My last post discussed how intrinsic factor affects B12 absorption. This was an important discussion because many people believe they are getting enough vitamin B12 from their diet if they have not been diagnosed with pernicious anemia. The truth is that unless they have developed anemia, most people haven’t even thought about B12.
You need to know that problems associated with a B12 deficiency may occur long before a diagnosable case of pernicious anemia occurs. Pernicious anemia does not just affect the blood. The gastrointestinal tract and the peripheral and central nervous systems are affected as well. The first indications of anemia are a sore tongue and numbness and/or tingling or burning sensation in the hands or feet. Sufferers tend to be pale and white-lipped. A variety of abdominal difficulties include: gas, constipation or diarrhea, nausea, vomiting, pain, and poor appetite.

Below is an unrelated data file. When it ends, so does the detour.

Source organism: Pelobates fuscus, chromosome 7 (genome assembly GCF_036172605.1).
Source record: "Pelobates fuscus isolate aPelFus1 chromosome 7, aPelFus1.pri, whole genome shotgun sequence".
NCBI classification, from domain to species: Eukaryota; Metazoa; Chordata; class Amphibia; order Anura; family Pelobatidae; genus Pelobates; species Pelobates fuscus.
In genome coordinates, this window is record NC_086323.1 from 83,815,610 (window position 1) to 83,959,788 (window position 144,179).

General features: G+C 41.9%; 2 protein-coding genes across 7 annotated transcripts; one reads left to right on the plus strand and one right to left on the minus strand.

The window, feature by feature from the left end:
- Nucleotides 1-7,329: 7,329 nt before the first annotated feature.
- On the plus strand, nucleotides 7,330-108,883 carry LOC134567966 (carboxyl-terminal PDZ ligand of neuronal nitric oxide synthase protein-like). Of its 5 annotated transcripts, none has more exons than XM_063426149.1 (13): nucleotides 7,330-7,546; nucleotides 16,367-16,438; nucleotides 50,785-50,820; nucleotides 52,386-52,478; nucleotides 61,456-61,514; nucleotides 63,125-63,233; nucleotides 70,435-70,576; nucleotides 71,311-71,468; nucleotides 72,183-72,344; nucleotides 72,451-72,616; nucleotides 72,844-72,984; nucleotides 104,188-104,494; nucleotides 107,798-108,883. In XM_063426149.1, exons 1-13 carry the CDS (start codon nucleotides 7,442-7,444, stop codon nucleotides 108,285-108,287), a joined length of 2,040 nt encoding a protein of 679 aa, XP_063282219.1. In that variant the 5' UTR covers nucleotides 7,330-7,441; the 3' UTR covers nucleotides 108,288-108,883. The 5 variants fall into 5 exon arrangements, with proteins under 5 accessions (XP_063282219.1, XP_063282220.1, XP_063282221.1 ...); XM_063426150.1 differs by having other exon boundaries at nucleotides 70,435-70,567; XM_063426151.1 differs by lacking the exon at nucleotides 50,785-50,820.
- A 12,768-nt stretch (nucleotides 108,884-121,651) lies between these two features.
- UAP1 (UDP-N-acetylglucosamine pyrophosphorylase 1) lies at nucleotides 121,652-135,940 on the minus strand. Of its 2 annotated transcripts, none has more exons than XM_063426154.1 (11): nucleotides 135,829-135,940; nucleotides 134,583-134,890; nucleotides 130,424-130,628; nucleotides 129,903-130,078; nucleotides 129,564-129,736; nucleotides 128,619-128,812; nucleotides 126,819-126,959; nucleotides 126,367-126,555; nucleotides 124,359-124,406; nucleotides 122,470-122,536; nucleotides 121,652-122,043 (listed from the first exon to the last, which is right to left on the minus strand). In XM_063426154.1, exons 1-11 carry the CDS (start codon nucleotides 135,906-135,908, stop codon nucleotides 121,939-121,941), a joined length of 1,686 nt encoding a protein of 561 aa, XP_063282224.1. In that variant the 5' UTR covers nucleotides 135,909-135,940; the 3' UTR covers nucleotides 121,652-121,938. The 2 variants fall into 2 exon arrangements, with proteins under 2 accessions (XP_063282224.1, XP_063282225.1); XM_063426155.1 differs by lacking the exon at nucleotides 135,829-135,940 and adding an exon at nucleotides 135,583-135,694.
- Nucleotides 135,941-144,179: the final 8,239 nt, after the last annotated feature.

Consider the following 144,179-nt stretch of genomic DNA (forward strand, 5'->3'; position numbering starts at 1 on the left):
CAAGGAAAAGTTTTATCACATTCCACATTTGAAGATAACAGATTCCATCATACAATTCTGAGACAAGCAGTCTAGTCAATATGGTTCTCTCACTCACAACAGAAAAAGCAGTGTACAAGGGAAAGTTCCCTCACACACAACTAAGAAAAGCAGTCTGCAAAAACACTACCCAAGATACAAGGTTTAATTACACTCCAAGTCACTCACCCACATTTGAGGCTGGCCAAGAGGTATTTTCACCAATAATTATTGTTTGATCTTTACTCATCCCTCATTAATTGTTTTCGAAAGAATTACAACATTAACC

Other signs include ringing in the ears, spots before the eyes, chronic fatigue, drowsiness, and irritability. Vital organs become starved for oxygen because not enough red blood cells are being formed. The liver and spleen often become enlarged, and neurological damage increases as the disease progresses. Severe anemia may lead to heart failure.
Next time, we will discuss psychiatric abnormalities associated with B12 deficiency.